According to Coldwell Banker, a 2,200 square foot home in La Jolla, California will set you back nearly $1.4 million, the most expensive in the states, while Binghamton, New York is the most affordable, at $121,400.

In Arizona, Scottsdale is the locale for all the pricey real estate while Mesa offers the best bargains.

8 November 2003

Welcome to the Machines

Former Clinton Secretary of Labor Robert Reich with an interesting take on the disappearance of manufacturing jobs and how it's not a phenomenon exclusive to the United States:
America has been losing manufacturing jobs to China, Latin America and the rest of the developing world. Right? Well, not quite. It turns out that manufacturing jobs have been disappearing all over the world. Economists at Alliance Capital Management in New York took a close look at employment trends in 20 large economies recently, and found that since 1995 more than 22 million factory jobs have disppeared.

In fact, the United States has not even been the biggest loser. Between 1995 and 2002, we lost about 11 percent of our manufacturing jobs. But over the same period, the Japanese lost 16 percent of theirs. And get this: Many developing nations are losing factory jobs. During those same years, Brazil suffered a 20 percent decline.

Here’s the real surprise. China saw a 15 percent drop. China, which is fast becoming the manufacturing capital of the world, has been losing millions of factory jobs.

What’s going on? In two words: Higher productivity.

4 November 2003

PR Specialist of Debunked Persian Gulf War Incubator Story Promotes Book on Jessica Lynch Rescue

Weapons of Mass Deception author John Stauber connects the dots in the public relations campaign to promote the Jessica Lynch story. And tells of how the same folks who spearheaded a PR blitz for the first gulf war that included shocking but completely phony testimony on Iraqi soldiers murdering Kuwaiti babies are behind the Private Jessica propaganda.

Stauber has performed some interesting muckraking on the doctor spirited out of Iraq and given a cushy lobby firm post.

3 November 2003

Zell, the Republican Shill

Late Sunday night, while doing some studying, I ended up listening to a tape of Meet the Press with Tim Russert on MSNBC. Now I don't make a habit of watching these Sunday news shows where limp witted hosts serve up softball questions to pious politicos. And when it comes to pandering pundits of the Team Bush persuasion, none can pry the prize away from Russert. But it was on and I listened first to Mr. Rumsfeld defend the POTUS plan in Iraq, which didn't sound any different than the daily Fox News executive memos. Then Russert interviewed Zell Miller, Democrat Senator from Georgia who simply astounded me, with his outrageous remarks on his party.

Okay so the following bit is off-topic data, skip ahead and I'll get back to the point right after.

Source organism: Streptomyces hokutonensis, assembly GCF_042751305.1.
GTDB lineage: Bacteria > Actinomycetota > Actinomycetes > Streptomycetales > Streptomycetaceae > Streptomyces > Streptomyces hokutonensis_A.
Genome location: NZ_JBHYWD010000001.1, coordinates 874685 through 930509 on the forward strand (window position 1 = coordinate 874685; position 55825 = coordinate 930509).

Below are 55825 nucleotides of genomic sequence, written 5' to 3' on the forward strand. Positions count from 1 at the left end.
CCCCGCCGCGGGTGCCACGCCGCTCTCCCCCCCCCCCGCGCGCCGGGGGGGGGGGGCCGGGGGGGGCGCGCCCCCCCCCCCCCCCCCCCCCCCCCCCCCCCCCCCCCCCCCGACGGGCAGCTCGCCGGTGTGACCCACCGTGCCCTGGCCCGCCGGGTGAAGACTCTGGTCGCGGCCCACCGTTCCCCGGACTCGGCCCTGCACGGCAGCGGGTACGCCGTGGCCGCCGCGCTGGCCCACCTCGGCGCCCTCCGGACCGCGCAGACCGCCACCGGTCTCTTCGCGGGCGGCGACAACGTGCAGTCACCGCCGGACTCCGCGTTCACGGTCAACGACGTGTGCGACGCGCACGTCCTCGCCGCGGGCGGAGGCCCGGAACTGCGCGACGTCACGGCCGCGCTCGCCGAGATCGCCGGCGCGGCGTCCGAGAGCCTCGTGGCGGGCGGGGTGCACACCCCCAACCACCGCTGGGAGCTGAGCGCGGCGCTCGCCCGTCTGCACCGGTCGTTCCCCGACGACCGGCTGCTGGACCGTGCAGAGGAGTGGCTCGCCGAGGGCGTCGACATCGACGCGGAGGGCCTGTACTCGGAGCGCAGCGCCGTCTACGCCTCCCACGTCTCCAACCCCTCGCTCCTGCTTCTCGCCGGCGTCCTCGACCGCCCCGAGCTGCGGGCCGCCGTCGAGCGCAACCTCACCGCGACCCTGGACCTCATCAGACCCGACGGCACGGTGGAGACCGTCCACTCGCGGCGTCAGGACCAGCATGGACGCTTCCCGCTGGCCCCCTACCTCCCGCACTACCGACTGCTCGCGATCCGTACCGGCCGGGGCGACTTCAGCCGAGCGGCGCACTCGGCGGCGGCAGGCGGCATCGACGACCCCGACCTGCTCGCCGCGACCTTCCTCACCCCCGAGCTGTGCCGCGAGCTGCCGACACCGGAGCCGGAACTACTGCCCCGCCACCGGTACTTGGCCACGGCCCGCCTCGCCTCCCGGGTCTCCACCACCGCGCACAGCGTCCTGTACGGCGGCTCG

First off, I have no qualm with Mr. Miller's opposition to the present day Democratic party platform, that is if there really is any coherent plan in existence. That Miller disagrees with his colleagues on matters such as Iraq invasion or runaway budget deficits really is his prerogative and an affair for voters in his home state to address. Shocking, however, was his defiance of the historical truth, in attacking his own party and endorsement of President W. Bush. In doing so, he slandered the factual record in an attempt to appease his right wing champions.

Let us tally the transgressions:

  • He invoked the conservative mythos that places John F. Kennedy into the same realm as Republicans Reagan and Bush. The upper income tax rate when JFK lowered taxes was a whopping 91%. And it was lowered to 77%. A far cry, indeed, from marks that whittled it down to a third, and despite claims from the Kennedy camp that such comparisons were ludicrous exercises.

  • He lamented Walter Mondale's pledge to raise taxes in the 1984 presidential campaign, yet does not acknowledge that taxes actually increased for the average American under Reagan's watch. For the majority of workers in the U.S. during the 1980s, taxes, as a percentage of income, went up significantly. All the while budget deficits soared to unprecedented heights.

  • In heralding Bill Clinton for welfare reform and deficit containment, he totally disregards the Clinton push for health care reform. Although it was spiked by special interests of the insurance industry kind, it was motivated by a progressive desire to amend a system that is spiraling out of control, as is plainly evident ten years hence.

  • His unquestioned acceptance of the Team Bush economic guidance, despite the fact that this administration is on target to become the first since Herbert Hoover to have its term end with a net reduction in jobs. And the recent numbers coming out of Washington are suspect. Paul Krugman has pointed out how these numbers are quietly adjusted a few weeks after. Also, the majority of the new jobs recently created are temporary jobs, many part time and most without benefits.

Finally, Miller's reasoning for why he remains a Democrat, despite totally adhering to the Republican plan, floors me:

It’s kind of like living in this old house. You’ve lived in it all of your life. It’s getting kind of run down, and it’s drafty, and the commodes won’t flush. And last week a family moved in down into the basement, and you don’t even know who they are or where they came from. And I would be comfortable probably in some other house much more than I am where I am, but I have been here all these years. I haven’t got many more years to live in it. It’s home. It’s always been home. And I’m not leaving it.

I think the Democrats should take a page out of Zell's book and endorse a challenger in his next senatorial election campaign. Perhaps they can cozy up to a moderate Republican and accept a minus one in Georgia.